Soldiers Circle - Table of Contents
Circle - Historic illustrations
Where Did All the Cannons Go?
By Jim Mendola
Buffalo Rising, July 13, 2017
Parrott rifles are so named because of the rifling of the cannon barrel. The spiral cuts in the interior of the barrel added spin to the projectiles, which made them more accurate than smooth bore cannons. The projectile itself was the pointed shape of modern artillery shells, spelling the eventual end of cannonballs as ammunition. So these can accurately be called either rifles or cannons.
The rifles and ammunition were both perfected by Robert Parrott, a former U.S. Army officer and, from 1836 to 1876, superintendent of the West Point Foundry, where the cannons were cast. By 1860, his design of the rifle was set. Its long barrel of cast iron had a tendency to blow up, so to help stabilize it, a wrought iron band was forged around the bottom, giving the rifle its distinct profile. It was still a dangerous piece to fire, but its accuracy made it the cannon preferred by the army and the navies of both sides in the Civil War.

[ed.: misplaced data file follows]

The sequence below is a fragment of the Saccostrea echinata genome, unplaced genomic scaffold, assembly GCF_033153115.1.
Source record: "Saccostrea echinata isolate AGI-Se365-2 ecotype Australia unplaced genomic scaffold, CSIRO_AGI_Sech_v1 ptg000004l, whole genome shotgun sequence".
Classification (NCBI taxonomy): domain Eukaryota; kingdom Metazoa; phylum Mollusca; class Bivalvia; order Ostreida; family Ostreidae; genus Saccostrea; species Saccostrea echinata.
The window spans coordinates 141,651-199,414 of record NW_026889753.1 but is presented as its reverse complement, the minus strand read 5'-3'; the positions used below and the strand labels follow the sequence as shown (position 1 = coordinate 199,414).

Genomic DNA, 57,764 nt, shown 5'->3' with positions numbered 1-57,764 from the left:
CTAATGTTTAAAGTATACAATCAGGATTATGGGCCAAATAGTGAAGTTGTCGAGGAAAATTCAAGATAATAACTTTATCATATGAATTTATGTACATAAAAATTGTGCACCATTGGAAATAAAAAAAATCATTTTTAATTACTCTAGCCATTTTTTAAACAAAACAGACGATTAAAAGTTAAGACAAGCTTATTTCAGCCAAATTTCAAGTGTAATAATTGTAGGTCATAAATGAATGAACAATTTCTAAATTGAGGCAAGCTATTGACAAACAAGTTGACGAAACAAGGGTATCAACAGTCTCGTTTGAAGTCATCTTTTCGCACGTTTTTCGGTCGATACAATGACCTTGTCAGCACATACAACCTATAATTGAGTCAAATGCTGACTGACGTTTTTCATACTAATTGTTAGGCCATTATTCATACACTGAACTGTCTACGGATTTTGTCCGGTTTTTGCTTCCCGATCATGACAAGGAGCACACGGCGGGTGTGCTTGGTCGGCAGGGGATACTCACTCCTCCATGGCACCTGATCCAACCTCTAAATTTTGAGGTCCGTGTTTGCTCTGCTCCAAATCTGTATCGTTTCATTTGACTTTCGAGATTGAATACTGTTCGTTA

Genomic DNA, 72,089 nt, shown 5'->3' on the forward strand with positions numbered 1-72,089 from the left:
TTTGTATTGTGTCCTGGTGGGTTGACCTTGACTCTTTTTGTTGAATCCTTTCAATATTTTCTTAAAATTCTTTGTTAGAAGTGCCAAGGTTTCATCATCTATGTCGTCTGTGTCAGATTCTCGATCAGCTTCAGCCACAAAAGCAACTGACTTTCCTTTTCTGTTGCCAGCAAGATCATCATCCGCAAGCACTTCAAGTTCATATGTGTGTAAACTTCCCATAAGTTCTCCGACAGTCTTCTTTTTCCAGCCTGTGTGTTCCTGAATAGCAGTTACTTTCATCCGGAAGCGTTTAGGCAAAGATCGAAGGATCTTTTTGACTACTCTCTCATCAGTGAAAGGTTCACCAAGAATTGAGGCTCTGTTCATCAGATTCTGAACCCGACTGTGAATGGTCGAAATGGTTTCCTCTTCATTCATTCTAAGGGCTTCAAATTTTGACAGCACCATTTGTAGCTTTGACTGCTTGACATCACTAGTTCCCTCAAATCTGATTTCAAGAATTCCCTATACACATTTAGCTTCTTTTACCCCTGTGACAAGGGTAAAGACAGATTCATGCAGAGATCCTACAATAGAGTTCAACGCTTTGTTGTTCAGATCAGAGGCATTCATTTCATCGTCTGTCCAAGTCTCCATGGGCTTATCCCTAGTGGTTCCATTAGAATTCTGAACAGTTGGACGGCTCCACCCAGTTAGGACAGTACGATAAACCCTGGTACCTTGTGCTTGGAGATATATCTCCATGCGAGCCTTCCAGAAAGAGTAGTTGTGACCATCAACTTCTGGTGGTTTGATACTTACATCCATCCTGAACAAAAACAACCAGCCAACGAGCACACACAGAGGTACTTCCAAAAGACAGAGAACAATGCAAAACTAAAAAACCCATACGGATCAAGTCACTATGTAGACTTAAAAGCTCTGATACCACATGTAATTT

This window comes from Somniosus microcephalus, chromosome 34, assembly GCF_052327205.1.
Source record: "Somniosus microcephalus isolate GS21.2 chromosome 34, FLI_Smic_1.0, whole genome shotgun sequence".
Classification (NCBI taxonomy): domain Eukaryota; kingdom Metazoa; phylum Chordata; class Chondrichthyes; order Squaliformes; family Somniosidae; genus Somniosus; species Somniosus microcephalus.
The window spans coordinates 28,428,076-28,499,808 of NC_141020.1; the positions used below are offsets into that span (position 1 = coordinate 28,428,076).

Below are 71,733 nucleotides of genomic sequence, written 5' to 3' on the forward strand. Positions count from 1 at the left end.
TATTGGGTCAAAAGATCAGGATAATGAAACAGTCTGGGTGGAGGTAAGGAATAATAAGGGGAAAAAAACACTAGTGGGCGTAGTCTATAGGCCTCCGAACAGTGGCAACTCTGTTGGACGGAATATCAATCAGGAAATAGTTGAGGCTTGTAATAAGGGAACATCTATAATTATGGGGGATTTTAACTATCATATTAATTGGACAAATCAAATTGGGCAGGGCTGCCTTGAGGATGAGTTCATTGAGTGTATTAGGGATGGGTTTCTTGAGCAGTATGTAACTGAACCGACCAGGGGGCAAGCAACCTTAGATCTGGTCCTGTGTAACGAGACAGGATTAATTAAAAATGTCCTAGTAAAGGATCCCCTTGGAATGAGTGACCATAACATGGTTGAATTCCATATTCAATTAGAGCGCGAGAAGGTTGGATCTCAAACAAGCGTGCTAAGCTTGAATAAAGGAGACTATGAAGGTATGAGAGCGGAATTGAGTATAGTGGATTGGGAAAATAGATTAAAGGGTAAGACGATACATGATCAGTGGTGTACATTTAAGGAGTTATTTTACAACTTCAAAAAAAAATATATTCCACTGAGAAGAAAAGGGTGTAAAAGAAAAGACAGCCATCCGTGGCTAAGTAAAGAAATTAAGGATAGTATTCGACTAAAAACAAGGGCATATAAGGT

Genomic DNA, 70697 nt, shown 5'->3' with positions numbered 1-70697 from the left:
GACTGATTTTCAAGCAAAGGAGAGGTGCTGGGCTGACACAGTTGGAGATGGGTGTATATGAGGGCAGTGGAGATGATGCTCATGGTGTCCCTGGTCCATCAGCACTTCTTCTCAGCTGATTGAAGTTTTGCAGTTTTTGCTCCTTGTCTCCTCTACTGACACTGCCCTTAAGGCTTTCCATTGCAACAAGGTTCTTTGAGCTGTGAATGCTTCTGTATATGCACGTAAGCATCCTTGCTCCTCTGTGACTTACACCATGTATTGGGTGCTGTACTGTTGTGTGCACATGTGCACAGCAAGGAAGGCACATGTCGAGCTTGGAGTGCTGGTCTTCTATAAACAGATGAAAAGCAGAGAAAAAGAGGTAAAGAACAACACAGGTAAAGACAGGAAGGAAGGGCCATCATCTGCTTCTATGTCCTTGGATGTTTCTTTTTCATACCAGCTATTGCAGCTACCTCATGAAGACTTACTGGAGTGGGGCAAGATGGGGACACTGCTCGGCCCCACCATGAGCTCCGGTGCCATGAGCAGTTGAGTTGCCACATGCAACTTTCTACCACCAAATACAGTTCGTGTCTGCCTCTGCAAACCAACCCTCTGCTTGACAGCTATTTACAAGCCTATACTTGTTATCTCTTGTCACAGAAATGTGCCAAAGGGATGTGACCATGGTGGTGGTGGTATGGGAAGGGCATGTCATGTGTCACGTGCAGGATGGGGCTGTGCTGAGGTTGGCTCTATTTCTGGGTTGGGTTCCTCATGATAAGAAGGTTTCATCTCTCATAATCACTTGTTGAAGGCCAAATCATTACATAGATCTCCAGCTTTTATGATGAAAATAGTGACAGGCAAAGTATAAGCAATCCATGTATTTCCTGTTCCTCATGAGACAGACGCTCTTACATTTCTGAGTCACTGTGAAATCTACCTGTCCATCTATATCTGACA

Buffalo’s Parrott rifles are 100-pound naval versions. Various sizes were cast but the 100-pounders could fire projectiles weighing up to 100 pounds as far as 7,800 yards and needed a crew of 17 sailors to load and fire them. By the 1870s, this cannon model was already obsolete since it was made for wooden warships and would not fit the new iron fleet.
In the 1880s the Philadelphia Naval Yard offered cities its supply of surplus 100-pound Parrotts which had never been used in combat. Buffalo acquired 20 to 25 of them and probably put them in storage until suitable sites could be selected.
In 1908 four more cannons were situated at Soldiers Place, defending the four approaches to the circle. A pyramid of cannonballs was placed next to each rifle. Although inaccurate as ammunition, they proved irresistible to junk dealers and were rolled up and down the parkways as pranks and as part of initiation rites.
Unlike today, Soldiers Place and Colonial Circle had a flatter street level profile. As automobiles proliferated, folks who, for whatever reason, couldn’t maneuver around the circles, would jump the curbs and crash into the cannons.
By the 1930s, the city could no longer afford to repair the damaged GAR carriages. Frank Coon, the parks commissioner at the time, declared the cannons a traffic hazard. They were removed from Colonial Circle in 1936 and, along with the cannonballs, from Soldiers Place in 1937. Everything was sold for scrap at $7 a ton for the cannons and $9 a ton for the cannonballs.